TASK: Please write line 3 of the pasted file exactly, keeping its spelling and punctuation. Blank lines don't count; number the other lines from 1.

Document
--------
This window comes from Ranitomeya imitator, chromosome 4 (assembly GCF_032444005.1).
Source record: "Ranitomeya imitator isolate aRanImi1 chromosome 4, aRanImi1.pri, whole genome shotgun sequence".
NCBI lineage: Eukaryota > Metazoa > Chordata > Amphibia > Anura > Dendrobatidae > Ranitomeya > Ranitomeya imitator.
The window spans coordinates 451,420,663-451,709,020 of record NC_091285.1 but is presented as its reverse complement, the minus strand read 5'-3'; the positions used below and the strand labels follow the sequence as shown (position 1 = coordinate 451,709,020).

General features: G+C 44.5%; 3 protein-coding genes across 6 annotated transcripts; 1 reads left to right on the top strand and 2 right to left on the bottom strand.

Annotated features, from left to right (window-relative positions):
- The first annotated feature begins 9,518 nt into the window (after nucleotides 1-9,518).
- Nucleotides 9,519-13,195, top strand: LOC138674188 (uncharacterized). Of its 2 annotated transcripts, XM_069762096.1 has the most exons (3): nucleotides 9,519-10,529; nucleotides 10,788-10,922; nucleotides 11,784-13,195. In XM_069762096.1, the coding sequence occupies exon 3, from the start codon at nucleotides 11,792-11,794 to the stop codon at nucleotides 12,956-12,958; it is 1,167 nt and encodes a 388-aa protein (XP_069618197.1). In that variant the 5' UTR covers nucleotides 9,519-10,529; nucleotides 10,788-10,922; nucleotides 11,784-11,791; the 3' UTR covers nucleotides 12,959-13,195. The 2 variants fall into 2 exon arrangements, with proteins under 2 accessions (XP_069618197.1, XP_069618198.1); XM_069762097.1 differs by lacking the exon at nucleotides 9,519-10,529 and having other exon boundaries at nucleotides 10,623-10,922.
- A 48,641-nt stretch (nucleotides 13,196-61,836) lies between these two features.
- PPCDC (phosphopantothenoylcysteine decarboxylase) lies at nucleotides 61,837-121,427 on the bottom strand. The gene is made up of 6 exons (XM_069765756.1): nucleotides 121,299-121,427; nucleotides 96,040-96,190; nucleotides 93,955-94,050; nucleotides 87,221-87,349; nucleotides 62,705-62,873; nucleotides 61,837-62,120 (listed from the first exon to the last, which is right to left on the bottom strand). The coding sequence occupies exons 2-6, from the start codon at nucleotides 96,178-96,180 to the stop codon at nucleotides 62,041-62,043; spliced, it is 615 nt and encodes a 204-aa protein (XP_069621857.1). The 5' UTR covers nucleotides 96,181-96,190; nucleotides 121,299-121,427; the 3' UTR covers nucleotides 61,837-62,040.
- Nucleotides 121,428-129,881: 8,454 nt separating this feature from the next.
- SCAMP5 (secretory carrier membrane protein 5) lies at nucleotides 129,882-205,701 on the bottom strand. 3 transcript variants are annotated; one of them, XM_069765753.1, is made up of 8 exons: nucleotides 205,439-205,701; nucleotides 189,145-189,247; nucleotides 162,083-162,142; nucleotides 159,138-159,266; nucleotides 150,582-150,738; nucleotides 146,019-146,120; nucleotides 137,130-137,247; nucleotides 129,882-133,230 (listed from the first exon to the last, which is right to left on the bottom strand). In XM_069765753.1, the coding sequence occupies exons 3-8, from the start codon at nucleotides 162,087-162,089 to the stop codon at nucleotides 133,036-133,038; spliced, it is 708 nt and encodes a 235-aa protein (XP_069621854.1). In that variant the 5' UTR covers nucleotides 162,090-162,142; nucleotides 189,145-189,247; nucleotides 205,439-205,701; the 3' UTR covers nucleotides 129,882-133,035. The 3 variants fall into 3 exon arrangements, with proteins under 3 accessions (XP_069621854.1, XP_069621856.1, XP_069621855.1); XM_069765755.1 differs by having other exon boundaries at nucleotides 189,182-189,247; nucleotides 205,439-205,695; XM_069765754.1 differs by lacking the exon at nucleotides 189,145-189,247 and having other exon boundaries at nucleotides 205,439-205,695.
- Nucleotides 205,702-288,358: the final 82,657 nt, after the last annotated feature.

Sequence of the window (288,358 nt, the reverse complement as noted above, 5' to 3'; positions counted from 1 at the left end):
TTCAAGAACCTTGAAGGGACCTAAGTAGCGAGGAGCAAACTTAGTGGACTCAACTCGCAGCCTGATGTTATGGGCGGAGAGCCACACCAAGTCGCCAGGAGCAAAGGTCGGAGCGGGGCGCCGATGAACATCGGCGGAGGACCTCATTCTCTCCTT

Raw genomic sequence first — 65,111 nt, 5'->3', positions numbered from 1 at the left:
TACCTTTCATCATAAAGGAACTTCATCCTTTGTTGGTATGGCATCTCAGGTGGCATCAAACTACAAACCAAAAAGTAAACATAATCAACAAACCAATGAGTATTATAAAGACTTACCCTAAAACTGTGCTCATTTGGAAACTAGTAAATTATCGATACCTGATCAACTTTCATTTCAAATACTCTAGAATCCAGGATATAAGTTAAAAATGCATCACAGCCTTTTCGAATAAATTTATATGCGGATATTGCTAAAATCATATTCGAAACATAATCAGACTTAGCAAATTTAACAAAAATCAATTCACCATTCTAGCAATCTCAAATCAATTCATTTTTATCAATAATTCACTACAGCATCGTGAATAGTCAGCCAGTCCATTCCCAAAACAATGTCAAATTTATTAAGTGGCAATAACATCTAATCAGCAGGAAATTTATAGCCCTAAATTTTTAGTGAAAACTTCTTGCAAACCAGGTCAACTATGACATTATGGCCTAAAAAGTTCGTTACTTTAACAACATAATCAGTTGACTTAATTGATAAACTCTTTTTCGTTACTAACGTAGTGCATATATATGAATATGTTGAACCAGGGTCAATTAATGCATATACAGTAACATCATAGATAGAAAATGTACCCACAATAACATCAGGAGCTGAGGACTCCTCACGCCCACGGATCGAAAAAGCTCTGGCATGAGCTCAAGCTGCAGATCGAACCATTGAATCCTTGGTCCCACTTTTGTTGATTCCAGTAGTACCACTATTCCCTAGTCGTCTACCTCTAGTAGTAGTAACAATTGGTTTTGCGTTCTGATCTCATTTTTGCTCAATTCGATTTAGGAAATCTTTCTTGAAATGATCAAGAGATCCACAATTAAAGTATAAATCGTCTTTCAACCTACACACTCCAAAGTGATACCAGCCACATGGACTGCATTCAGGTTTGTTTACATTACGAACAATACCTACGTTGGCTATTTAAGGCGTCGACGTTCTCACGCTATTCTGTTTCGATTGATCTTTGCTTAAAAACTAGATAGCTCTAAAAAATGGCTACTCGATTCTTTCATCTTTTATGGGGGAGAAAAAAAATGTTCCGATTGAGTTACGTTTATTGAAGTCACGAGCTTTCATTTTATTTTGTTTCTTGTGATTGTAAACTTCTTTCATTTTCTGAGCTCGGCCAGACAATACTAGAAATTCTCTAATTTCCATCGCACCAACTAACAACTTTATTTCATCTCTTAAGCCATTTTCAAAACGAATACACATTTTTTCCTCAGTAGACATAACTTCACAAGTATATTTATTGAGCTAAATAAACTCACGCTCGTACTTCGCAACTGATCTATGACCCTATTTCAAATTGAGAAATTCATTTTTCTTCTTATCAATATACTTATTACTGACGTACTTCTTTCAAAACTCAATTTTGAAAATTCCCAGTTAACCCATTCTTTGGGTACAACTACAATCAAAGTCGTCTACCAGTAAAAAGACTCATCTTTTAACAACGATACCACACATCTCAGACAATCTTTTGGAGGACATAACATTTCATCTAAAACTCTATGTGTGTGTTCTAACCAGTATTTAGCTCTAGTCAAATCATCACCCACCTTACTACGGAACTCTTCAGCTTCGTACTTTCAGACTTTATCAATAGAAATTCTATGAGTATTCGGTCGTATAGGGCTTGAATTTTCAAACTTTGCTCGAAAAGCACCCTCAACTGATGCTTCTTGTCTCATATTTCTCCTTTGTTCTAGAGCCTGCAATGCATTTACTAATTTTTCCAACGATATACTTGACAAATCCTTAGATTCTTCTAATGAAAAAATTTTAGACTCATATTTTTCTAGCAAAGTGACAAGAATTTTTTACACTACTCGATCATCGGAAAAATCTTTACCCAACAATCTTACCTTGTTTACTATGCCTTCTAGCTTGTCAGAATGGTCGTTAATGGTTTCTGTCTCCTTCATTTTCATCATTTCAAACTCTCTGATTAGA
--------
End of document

NCBI lineage: Eukaryota > Metazoa > Chordata > Amphibia > Anura > Dendrobatidae > Ranitomeya > Ranitomeya imitator.